Saturday, March 31, 2007

Book Review: Photoshop Blending Modes Cookbook For Digital Photographers by John Beardsworth

by T. Michael Testi ( , PhotographyToday, ATAEE)

If you have ever tried to work with Photoshop's layer blending modes, you probably found that they are not always easy to understand; so much so that many times this feature is overlooked. Photoshop Blending Modes Cookbook For Digital Photographers, using its recipe–format style that made the O'Reilly Digital Studio series famous, will help you on your way to understanding this specialty feature.

What are blending modes? The basic answer is that they are effects that allow one layer to interact with another layer — that is, blend. In CS2 there are over twenty blending modes. They range from those which darken and lighten an image to ones that increase contrast and others that manipulate color.

Photoshop Blending Modes Cookbook breaks out into four sections beginning with "Introduction to Blending Modes". Here Beardsworth sets forth the basic concepts of blending modes. He explains why and when you would want to use blending modes and he describes two main reasons to use them — one as a flavor, the other as an entrée! That is, sometimes you want to make a small subtle effect — a flavor. Or sometimes you want an in-your-face statement to be made — an entrée.

The next section, "Blending Modes in Detail", takes you through each of the blending modes that are available in Photoshop CS2. For example, Color Burn — the author explains that it is the third member of the Darken group. He explains how it works, and gives some examples of where it can be used as well as an example of using it with the Gaussian Blur.

Then the author gets into what Photoshop Blending Modes Cookbook is all about, the "recipes." The recipes are simple, short effects that you can add to your images to give them that little nudge to make them more effective. You will find that you can add a little glow to highlight a face, or to make the skin look softer. There are sharpening techniques and hard shadowing techniques.

The whole point of the book is to allow you to learn simple specific techniques without having to learn everything else about Photoshop. You will learn to manipulate the colors, hues, and saturation as well as working with color shifts. You will be able to adjust lighting, control contrast, and add surface effects and textures. You can even go over the top by adding special color, graphic, and drawing effects to your images.
I found this book easy to read. It has clear, easy to follow instructions that will allow someone with minimal Photoshop experience to make great enhancements to their photos. There are 49 recipes that are highlighted with colorful examples that will have you saying "I never knew you could do that!"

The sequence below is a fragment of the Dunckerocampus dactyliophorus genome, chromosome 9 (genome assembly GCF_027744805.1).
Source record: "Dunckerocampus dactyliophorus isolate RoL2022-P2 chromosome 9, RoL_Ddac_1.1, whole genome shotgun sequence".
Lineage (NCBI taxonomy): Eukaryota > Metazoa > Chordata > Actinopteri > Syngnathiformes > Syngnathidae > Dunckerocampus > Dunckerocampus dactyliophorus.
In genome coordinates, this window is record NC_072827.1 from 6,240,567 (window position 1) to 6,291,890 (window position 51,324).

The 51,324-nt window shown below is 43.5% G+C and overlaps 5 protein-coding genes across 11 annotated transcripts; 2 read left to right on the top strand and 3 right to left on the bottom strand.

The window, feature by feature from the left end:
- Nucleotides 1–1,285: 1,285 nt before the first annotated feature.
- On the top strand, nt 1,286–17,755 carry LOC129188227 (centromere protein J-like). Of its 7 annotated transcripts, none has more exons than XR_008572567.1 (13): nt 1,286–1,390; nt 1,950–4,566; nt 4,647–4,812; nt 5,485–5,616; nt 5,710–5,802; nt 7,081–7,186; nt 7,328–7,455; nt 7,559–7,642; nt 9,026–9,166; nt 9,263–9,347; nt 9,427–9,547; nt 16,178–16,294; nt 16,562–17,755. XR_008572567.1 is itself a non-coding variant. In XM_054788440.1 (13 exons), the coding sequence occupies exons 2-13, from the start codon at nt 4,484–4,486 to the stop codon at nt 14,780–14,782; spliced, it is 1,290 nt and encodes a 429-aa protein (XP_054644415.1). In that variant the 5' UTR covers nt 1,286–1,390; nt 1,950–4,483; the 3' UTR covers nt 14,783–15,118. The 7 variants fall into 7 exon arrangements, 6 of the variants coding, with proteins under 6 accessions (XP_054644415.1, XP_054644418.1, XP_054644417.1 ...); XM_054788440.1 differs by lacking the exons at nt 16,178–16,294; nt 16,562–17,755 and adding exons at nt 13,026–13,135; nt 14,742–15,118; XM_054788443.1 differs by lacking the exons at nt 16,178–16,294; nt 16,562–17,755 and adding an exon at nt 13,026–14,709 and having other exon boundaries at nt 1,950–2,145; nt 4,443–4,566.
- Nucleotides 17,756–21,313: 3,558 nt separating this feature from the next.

Thursday, March 29, 2007

Website/Video Review: The Luminous Landscape Video Journal: Issue 15

by T. Michael Testi ( , PhotographyToday, ATAEE)
For those who don't know, The Luminous Landscape is a phenomenal website for those who are into photography, especially landscape photography. As with any quality photography site it has its galleries and essays as well as product reviews and tutorials. It has all the things one would expect in a professional photography website.

You may have read my review of Alain Briot's Mastering Landscape Photography: The Luminous Landscape Essays, a wonderful book that explores what it takes to become a master of landscape photography. On the site you can also read Briot's column called Briot's View. The publisher and primary author is Michael Reichmann. He has forged the site into a multimedia learning center with the The Luminous Landscape Video Journal. He is also the host of the video.

The Luminous Landscape Video Journal: Issue 15 is the latest offering from the Luminous Landscape. Although this is the first issue being offered as a download version, the one I am reviewing is the DVD version I ordered from the site. Let me make one point; my only minor disappointment is that from the time I order a DVD until the time I receive it takes about two to three weeks. I suspect this delay has to do with it coming from Canada. Our friends to the north will find the delivery time much shorter, but to me, it deprives me of my instant gratification. When issue 16 is available, I may be trying the download.

In this video, Michael (I have to use the familiar, since I feel acquainted with him from the videos) and the workshop participants are on location in Bangladesh. They have workshops also. The next one is going to the Amazon in April, which already sold out. They explore the wonderful aspects of being in an exotic location and getting the kind of shots one could only imagine being done by a National Geographic photographer. They journey down the river to the woodland of the Sunderban. They explore the Sadarghat - Dhaka's main ferry terminal. They examine the Bangladesh people - poor in wealth, but rich life and spirit.